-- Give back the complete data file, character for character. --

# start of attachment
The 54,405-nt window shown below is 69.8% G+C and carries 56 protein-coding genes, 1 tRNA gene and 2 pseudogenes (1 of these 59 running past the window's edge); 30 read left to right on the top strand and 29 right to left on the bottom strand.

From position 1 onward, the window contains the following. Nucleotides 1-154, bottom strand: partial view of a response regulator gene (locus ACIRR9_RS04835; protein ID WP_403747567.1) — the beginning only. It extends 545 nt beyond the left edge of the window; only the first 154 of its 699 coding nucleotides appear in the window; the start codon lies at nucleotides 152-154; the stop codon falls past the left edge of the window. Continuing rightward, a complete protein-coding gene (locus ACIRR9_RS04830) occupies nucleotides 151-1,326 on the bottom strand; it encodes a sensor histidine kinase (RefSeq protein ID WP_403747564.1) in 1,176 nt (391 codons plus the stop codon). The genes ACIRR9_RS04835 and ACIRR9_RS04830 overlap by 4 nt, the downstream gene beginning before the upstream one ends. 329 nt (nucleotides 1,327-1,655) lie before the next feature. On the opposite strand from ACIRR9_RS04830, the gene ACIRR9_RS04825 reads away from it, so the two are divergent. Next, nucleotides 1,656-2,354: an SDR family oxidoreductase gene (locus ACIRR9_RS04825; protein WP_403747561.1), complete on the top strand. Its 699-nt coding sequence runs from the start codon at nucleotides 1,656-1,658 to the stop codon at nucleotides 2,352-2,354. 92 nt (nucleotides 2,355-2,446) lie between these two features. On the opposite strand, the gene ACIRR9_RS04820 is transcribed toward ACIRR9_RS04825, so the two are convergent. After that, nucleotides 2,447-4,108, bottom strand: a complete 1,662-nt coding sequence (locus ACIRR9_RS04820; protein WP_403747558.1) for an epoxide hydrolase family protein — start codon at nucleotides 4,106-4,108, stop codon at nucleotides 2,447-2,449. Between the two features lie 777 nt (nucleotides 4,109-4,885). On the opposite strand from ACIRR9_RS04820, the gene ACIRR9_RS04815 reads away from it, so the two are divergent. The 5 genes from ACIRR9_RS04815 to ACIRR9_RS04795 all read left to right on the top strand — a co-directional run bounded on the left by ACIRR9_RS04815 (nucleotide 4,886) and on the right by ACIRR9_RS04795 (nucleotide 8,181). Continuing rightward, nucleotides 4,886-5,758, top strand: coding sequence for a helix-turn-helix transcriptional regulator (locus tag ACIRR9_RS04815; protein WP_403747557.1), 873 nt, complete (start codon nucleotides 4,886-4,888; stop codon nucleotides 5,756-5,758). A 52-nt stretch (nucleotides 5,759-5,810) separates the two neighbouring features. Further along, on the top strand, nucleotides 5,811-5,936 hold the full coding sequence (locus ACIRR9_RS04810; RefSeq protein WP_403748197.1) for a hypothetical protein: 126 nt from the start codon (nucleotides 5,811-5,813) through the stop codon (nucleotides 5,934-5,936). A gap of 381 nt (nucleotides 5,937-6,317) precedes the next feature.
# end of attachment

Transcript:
The 54,405-nt window shown below is 69.8% G+C and carries 56 protein-coding genes, 1 tRNA gene and 2 pseudogenes (1 of these 59 running past the window's edge); 30 read left to right on the top strand and 29 right to left on the bottom strand.

From position 1 onward, the window contains the following. Nucleotides 1-154, bottom strand: partial view of a response regulator gene (locus ACIRR9_RS04835; protein ID WP_403747567.1) — the beginning only. It extends 545 nt beyond the left edge of the window; only the first 154 of its 699 coding nucleotides appear in the window; the start codon lies at nucleotides 152-154; the stop codon falls past the left edge of the window. Continuing rightward, a complete protein-coding gene (locus ACIRR9_RS04830) occupies nucleotides 151-1,326 on the bottom strand; it encodes a sensor histidine kinase (RefSeq protein ID WP_403747564.1) in 1,176 nt (391 codons plus the stop codon). The genes ACIRR9_RS04835 and ACIRR9_RS04830 overlap by 4 nt, the downstream gene beginning before the upstream one ends. 329 nt (nucleotides 1,327-1,655) lie before the next feature. On the opposite strand from ACIRR9_RS04830, the gene ACIRR9_RS04825 reads away from it, so the two are divergent. Next, nucleotides 1,656-2,354: an SDR family oxidoreductase gene (locus ACIRR9_RS04825; protein WP_403747561.1), complete on the top strand. Its 699-nt coding sequence runs from the start codon at nucleotides 1,656-1,658 to the stop codon at nucleotides 2,352-2,354. 92 nt (nucleotides 2,355-2,446) lie between these two features. On the opposite strand, the gene ACIRR9_RS04820 is transcribed toward ACIRR9_RS04825, so the two are convergent. After that, nucleotides 2,447-4,108, bottom strand: a complete 1,662-nt coding sequence (locus ACIRR9_RS04820; protein WP_403747558.1) for an epoxide hydrolase family protein — start codon at nucleotides 4,106-4,108, stop codon at nucleotides 2,447-2,449. Between the two features lie 777 nt (nucleotides 4,109-4,885). On the opposite strand from ACIRR9_RS04820, the gene ACIRR9_RS04815 reads away from it, so the two are divergent. The 5 genes from ACIRR9_RS04815 to ACIRR9_RS04795 all read left to right on the top strand — a co-directional run bounded on the left by ACIRR9_RS04815 (nucleotide 4,886) and on the right by ACIRR9_RS04795 (nucleotide 8,181). Continuing rightward, nucleotides 4,886-5,758, top strand: coding sequence for a helix-turn-helix transcriptional regulator (locus tag ACIRR9_RS04815; protein WP_403747557.1), 873 nt, complete (start codon nucleotides 4,886-4,888; stop codon nucleotides 5,756-5,758). A 52-nt stretch (nucleotides 5,759-5,810) separates the two neighbouring features. Further along, on the top strand, nucleotides 5,811-5,936 hold the full coding sequence (locus ACIRR9_RS04810; RefSeq protein WP_403748197.1) for a hypothetical protein: 126 nt from the start codon (nucleotides 5,811-5,813) through the stop codon (nucleotides 5,934-5,936). A gap of 381 nt (nucleotides 5,937-6,317) precedes the next feature.